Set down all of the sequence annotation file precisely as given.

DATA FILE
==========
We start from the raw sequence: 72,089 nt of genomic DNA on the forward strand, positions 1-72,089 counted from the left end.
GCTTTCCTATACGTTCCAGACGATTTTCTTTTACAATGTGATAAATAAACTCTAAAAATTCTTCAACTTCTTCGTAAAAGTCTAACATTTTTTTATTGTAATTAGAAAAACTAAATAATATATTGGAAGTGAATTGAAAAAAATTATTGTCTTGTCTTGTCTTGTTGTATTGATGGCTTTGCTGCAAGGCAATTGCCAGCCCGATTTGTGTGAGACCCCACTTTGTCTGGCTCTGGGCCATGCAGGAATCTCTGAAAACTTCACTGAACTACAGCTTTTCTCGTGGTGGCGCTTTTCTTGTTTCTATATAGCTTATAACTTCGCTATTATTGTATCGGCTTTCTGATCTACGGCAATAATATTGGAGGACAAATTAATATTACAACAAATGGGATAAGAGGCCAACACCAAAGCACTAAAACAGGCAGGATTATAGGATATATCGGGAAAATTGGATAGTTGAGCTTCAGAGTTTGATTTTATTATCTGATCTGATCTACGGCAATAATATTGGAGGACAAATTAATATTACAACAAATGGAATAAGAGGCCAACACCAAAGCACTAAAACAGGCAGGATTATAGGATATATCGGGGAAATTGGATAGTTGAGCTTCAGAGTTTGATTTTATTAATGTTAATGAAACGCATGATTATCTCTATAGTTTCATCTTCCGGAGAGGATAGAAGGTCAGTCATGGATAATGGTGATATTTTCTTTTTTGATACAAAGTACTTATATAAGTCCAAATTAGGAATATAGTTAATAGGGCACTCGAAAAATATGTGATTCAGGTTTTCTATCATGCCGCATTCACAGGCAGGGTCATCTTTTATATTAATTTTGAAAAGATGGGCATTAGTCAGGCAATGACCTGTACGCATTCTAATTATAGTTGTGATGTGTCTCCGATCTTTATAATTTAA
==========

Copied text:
We start from the raw sequence: 72,089 nt of genomic DNA on the forward strand, positions 1-72,089 counted from the left end.
GCTTTCCTATACGTTCCAGACGATTTTCTTTTACAATGTGATAAATAAACTCTAAAAATTCTTCAACTTCTTCGTAAAAGTCTAACATTTTTTTATTGTAATTAGAAAAACTAAATAATATATTGGAAGTGAATTGAAAAAAATTATTGTCTTGTCTTGTCTTGTTGTATTGATGGCTTTGCTGCAAGGCAATTGCCAGCCCGATTTGTGTGAGACCCCACTTTGTCTGGCTCTGGGCCATGCAGGAATCTCTGAAAACTTCACTGAACTACAGCTTTTCTCGTGGTGGCGCTTTTCTTGTTTCTATATAGCTTATAACTTCGCTATTATTGTATCGGCTTTCTGATCTACGGCAATAATATTGGAGGACAAATTAATATTACAACAAATGGGATAAGAGGCCAACACCAAAGCACTAAAACAGGCAGGATTATAGGATATATCGGGAAAATTGGATAGTTGAGCTTCAGAGTTTGATTTTATTATCTGATCTGATCTACGGCAATAATATTGGAGGACAAATTAATATTACAACAAATGGAATAAGAGGCCAACACCAAAGCACTAAAACAGGCAGGATTATAGGATATATCGGGGAAATTGGATAGTTGAGCTTCAGAGTTTGATTTTATTAATGTTAATGAAACGCATGATTATCTCTATAGTTTCATCTTCCGGAGAGGATAGAAGGTCAGTCATGGATAATGGTGATATTTTCTTTTTTGATACAAAGTACTTATATAAGTCCAAATTAGGAATATAGTTAATAGGGCACTCGAAAAATATGTGATTCAGGTTTTCTATCATGCCGCATTCACAGGCAGGGTCATCTTTTATATTAATTTTGAAAAGATGGGCATTAGTCAGGCAATGACCTGTACGCATTCTAATTATAGTTGTGATGTGTCTCCGATCTTTATAATTTAA